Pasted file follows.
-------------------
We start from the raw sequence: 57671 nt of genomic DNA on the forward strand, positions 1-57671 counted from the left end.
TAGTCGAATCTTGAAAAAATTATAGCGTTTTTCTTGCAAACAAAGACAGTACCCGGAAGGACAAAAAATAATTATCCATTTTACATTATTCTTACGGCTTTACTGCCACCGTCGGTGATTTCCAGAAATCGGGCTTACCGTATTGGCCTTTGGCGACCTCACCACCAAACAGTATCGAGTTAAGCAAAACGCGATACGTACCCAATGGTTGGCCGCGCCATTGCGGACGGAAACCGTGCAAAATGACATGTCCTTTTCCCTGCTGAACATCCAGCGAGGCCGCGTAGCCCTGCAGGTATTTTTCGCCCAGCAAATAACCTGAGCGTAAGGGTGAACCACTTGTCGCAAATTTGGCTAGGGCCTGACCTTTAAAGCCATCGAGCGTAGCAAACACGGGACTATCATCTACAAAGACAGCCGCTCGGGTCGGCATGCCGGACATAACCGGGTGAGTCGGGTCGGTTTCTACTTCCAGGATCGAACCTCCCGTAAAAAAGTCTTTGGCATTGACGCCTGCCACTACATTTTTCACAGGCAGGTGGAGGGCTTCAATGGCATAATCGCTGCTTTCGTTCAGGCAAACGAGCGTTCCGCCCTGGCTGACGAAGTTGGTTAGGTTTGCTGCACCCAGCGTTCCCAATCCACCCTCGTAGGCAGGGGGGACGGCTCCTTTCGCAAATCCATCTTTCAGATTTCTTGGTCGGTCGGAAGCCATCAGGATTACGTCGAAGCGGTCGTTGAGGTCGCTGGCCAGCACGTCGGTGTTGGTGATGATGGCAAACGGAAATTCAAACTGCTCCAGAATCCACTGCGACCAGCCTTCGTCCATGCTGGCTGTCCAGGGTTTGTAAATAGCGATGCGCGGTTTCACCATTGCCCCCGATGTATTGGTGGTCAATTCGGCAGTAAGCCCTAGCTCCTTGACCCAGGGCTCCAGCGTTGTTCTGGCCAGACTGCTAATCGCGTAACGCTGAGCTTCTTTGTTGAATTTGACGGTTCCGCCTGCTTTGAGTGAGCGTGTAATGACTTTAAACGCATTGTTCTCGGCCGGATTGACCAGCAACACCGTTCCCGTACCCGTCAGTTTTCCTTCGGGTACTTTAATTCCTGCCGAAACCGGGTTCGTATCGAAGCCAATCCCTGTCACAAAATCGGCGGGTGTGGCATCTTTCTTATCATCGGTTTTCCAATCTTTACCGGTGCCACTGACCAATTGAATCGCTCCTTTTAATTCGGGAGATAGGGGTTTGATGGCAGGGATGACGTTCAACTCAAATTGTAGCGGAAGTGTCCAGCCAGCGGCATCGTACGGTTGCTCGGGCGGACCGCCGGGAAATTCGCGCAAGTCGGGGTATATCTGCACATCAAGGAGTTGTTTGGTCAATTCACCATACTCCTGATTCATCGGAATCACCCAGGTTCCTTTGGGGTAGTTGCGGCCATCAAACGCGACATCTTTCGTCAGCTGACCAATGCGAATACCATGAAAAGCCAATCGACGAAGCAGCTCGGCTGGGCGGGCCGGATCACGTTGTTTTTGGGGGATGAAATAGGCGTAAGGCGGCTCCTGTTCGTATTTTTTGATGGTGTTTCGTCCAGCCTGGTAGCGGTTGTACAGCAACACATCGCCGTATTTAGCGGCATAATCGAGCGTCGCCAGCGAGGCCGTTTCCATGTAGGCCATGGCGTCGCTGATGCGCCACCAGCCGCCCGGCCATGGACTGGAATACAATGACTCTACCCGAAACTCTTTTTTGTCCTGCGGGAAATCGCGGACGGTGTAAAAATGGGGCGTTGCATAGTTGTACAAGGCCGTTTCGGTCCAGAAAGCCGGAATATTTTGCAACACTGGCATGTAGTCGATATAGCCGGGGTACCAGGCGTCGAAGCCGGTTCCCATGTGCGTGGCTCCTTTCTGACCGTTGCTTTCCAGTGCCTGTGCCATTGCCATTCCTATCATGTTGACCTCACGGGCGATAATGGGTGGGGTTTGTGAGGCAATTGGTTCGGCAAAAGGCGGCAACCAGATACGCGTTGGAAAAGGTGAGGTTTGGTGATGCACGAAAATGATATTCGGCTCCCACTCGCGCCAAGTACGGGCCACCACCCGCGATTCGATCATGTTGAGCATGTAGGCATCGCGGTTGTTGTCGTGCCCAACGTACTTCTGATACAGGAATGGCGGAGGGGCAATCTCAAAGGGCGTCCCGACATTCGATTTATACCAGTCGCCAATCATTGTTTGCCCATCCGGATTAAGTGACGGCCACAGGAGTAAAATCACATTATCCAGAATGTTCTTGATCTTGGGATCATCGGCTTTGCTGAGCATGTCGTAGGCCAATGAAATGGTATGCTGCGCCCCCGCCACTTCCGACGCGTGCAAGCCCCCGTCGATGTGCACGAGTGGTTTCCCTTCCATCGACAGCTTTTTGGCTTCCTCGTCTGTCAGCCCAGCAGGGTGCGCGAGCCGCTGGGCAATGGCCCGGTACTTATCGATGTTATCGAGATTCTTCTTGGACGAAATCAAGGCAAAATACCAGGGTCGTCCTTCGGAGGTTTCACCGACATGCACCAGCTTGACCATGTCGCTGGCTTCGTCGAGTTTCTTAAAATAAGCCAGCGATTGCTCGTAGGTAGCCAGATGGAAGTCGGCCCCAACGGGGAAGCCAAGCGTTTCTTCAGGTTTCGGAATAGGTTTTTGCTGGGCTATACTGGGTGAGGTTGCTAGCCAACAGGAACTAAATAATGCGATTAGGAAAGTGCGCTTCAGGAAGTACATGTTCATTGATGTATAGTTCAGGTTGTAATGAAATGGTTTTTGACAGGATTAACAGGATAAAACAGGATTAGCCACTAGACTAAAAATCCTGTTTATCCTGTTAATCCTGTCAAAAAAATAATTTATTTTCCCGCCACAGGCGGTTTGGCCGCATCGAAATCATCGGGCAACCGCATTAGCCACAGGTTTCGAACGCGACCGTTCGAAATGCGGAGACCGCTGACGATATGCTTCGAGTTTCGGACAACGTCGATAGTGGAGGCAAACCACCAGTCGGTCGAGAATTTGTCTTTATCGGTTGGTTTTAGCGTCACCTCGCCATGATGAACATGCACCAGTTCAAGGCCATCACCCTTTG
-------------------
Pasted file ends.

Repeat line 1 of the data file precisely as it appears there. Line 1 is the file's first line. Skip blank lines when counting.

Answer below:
We start from the raw sequence: 57671 nt of genomic DNA on the forward strand, positions 1-57671 counted from the left end.